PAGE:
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The U.n. Watercourse Convention And Technological Governance

Congress: 2015
Author(s): Rhett Larson (Tempe, USA)

Keyword(s): Sub-theme 15: Water law,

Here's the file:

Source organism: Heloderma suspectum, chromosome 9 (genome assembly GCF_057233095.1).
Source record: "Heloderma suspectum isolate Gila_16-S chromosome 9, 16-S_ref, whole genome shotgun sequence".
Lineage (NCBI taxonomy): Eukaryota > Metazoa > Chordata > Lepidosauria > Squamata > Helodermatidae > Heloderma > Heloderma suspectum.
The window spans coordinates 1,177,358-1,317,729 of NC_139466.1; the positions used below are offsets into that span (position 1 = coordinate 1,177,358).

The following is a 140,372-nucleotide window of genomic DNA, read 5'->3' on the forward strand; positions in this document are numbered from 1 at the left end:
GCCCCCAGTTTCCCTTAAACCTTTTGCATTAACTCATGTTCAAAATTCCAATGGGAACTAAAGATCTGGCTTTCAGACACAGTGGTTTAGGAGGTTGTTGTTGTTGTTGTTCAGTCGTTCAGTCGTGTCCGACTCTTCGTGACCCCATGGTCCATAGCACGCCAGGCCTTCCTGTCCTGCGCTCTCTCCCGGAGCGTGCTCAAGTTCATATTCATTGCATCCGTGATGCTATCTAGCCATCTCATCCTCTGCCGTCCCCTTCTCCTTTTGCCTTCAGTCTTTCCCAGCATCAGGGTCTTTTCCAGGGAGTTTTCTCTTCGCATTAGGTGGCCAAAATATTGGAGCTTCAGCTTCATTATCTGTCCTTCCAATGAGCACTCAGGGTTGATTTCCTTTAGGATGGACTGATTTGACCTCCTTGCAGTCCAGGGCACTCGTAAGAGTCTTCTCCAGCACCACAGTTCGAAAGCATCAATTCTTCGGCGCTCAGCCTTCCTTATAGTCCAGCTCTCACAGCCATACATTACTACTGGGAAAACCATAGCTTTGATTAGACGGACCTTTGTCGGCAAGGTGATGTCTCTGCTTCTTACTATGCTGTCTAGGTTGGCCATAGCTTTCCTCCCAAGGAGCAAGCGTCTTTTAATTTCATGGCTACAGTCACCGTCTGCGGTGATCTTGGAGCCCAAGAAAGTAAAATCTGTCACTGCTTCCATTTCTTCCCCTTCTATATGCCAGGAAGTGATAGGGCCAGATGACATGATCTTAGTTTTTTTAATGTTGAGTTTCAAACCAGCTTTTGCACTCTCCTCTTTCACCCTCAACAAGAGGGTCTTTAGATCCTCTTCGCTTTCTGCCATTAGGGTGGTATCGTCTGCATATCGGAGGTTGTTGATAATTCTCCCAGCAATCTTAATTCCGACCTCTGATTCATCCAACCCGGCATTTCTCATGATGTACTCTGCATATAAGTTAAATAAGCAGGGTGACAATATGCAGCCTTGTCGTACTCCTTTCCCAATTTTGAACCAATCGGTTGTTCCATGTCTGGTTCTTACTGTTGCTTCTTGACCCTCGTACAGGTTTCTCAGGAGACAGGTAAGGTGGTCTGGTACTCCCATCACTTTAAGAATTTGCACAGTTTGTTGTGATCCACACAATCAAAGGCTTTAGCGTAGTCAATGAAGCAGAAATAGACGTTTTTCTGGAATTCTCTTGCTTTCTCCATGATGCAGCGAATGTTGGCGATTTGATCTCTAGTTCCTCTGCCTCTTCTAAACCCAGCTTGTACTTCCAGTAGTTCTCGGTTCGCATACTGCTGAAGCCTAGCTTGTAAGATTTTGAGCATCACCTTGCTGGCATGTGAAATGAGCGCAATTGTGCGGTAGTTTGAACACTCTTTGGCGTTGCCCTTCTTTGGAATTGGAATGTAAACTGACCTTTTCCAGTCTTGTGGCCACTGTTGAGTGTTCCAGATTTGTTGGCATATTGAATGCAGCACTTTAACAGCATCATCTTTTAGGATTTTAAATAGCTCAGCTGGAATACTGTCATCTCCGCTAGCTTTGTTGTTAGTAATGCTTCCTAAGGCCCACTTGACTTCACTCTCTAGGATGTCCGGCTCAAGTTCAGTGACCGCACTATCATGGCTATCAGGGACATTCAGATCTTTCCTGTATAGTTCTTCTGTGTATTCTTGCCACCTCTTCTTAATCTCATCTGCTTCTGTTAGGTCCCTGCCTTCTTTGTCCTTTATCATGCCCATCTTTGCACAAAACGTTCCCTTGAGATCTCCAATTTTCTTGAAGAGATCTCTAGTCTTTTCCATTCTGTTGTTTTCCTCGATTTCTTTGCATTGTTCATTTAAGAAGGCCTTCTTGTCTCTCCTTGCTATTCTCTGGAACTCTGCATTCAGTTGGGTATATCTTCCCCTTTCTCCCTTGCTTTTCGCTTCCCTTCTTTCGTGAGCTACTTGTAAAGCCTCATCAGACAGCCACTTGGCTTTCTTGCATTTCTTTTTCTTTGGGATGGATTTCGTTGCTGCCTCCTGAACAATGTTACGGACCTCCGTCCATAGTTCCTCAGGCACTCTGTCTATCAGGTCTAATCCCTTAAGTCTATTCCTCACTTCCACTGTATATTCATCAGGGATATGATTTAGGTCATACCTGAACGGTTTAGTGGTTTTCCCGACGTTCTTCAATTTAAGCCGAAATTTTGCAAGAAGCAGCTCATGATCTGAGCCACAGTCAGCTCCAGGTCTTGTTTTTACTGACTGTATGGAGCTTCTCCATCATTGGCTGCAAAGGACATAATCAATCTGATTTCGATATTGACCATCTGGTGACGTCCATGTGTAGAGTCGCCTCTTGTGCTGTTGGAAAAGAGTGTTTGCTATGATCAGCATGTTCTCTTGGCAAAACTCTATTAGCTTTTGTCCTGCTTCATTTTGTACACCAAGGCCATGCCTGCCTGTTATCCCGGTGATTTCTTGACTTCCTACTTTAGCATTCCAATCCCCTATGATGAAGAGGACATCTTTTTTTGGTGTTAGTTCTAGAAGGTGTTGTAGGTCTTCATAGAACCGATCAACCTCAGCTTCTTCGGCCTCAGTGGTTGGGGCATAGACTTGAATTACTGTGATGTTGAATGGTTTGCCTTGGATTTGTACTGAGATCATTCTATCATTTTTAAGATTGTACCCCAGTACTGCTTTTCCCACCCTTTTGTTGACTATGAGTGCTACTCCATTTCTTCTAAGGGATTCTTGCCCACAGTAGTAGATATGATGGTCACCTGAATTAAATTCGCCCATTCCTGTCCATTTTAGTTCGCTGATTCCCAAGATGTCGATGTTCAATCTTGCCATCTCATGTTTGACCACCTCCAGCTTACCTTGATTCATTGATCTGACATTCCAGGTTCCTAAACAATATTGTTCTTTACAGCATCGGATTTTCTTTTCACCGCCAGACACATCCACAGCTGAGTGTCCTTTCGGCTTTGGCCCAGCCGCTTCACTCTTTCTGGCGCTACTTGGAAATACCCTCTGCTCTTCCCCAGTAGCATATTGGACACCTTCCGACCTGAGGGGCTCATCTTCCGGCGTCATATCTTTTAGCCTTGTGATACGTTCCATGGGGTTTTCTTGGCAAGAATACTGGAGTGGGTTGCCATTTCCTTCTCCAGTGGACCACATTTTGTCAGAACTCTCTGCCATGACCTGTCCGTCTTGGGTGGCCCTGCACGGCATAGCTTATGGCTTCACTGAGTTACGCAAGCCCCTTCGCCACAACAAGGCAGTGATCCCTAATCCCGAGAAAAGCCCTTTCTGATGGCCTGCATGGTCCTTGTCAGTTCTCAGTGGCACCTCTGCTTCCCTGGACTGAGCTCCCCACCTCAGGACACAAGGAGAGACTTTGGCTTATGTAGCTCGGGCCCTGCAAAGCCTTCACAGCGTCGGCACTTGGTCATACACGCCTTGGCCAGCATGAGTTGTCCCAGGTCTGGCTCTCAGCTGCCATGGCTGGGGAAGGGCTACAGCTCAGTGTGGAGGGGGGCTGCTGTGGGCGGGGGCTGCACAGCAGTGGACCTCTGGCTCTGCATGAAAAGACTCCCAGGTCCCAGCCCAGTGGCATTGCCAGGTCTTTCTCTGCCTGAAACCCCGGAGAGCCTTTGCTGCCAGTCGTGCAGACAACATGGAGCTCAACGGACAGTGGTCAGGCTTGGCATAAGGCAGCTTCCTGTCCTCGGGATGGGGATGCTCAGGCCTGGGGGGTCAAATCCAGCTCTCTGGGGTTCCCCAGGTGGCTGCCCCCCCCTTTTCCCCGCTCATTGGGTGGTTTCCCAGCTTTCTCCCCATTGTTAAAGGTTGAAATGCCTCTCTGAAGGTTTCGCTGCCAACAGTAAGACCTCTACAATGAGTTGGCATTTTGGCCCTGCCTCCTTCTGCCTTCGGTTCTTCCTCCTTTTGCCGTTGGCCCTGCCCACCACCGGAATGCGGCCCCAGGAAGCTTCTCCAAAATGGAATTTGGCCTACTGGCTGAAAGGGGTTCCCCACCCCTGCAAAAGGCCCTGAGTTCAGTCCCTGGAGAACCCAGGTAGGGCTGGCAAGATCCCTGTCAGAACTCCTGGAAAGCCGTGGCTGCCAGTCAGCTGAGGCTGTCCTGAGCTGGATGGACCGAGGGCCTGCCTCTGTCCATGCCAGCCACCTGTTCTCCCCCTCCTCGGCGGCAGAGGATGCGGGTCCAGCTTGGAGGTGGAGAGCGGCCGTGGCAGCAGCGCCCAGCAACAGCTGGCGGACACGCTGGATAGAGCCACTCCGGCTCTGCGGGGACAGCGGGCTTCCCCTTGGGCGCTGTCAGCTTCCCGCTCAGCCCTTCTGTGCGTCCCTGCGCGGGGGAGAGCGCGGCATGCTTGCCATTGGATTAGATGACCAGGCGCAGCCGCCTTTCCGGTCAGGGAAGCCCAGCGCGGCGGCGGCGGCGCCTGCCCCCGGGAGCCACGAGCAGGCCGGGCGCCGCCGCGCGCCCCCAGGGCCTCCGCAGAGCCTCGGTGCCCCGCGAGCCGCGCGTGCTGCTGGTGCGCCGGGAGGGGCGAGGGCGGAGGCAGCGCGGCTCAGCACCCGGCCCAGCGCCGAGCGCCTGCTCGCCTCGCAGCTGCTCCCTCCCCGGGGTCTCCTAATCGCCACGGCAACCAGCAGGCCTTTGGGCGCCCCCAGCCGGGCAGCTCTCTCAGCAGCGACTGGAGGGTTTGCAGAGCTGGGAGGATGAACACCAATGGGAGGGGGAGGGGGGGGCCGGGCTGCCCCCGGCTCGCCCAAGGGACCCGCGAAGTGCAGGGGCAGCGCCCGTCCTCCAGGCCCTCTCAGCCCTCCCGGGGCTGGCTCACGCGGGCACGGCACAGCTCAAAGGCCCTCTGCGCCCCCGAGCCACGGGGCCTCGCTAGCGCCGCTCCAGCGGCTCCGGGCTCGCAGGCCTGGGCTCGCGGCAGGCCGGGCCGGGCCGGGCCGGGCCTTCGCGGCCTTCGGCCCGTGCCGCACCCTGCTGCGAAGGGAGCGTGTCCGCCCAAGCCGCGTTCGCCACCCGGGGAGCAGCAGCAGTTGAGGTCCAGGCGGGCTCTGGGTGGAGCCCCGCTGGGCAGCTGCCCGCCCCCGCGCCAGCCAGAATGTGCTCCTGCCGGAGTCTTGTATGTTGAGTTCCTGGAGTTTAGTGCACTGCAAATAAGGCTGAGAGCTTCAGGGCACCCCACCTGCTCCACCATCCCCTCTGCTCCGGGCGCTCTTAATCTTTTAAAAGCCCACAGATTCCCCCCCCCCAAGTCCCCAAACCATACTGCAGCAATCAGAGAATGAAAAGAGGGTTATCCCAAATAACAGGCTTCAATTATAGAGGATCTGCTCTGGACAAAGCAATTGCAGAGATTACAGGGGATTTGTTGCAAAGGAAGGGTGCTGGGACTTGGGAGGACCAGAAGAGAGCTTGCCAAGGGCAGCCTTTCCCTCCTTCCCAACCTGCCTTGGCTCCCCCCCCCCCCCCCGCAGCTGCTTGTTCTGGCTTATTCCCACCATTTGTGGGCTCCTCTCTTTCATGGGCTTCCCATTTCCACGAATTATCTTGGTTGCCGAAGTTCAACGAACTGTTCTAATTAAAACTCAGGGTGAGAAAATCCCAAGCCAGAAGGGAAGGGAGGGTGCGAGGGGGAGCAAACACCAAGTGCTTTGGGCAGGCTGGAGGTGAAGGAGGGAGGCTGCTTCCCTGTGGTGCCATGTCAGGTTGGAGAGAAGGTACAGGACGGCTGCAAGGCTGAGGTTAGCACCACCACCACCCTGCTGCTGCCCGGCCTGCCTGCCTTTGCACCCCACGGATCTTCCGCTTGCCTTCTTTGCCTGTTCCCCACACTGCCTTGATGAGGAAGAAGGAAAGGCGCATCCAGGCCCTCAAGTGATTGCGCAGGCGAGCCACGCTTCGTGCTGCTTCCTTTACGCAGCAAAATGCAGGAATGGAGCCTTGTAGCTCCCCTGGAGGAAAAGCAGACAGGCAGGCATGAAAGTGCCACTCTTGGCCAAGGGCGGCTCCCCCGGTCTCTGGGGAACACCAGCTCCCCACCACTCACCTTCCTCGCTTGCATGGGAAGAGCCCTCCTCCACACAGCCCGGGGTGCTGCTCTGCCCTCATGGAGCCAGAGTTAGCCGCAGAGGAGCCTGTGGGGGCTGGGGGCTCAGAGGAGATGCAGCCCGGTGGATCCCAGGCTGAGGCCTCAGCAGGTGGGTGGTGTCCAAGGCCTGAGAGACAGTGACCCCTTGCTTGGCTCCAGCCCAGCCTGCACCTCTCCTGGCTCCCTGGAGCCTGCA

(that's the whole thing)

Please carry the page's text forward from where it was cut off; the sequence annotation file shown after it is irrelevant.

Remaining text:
AbstractIntroduction: The United Nations Convention on the Non-Navigational Uses of International Watercourses (the "Watercourse Convention") makes no reference of technology and its impact on how transboundary waters are shared between co-riparian states. Yet technological innovation has the potential to aggravate or mitigate conflict over international watercourses. Improved drilling techniques have made previously inaccessible deep fossil aquifer available for exploitation. Cloud-seeding will become an increasingly viable water supply augmentation strategy. Desalination has developed into a cost-effective means of accessing new sources of fresh water remediating salinity contamination. These technologies have the potential to change how nations manage shared water resources, particularly where one riparian state has the resources to avail itself of new technologies which allow it to increase or improve its water supply, while externalizing costs to co-riparian states lacking those same resources. In that case, do the principles of the Watercourse Convention require a redistribution of benefits from a shared watercourse? If so, what are the implications of such a requirement for encouraging responsible implementation of beneficial new or developing technologies? Methods/Materials: I rely on case studies, regional water allocation treaties in international river basins, and comparative domestic legal approaches to water apportionment (including the prior appropriation legal distinction between developed and salvaged water) to evaluate how international water rights law can effectively govern technological innovation in the field of water supply augmentation. Results and Discussion: Using examples of deep fossil aquifer drilling in the Nubian Sandstone Aquifer, cloud-seeding in Mali and Niger, and desalination in the Jordan and Colorado River Basins, I propose interpretive approaches to the Watercourse Convention that would encourage innovation and responsible implementation of water supply augmentation and equitable apportionment of augmented supplies between co-riparian nations. Conclusion: I argue for incorporation of the distinction between developed and salvaged water in interpreting the Watercourse Convention. I also propose three elements adjudicative bodies should consider in applying the principles of the Watercourse Convention to disputes over international watercourses involving technological innovation: (1) the relevancy of technology to the dispute over water resources; (2) the reasonableness of the use of the technology; and (3) balancing the interest between encouraging innovation and efficiency against protecting established water rights. Finally, I argue that such interpretation would encourage innovation through (1) adaptive management, (2) collaborative governance at the appropriate level; and (3) legitimacy through shared benefits. 1. Abderrahman,W., Energy and Water in Arid Developing Countries: Saudi Arabia, A Case-Study, 17 INT. J. OF WATER RESOURCES DEVELOPMENT 247 (2010). 2. Burleson, E., Middle Eastern and North African Hydropolitics: From Eddies of Indecision to Emerging International Law, 18 GEO. INT’L ENVTL. L. REV. 385 (2006). 3. 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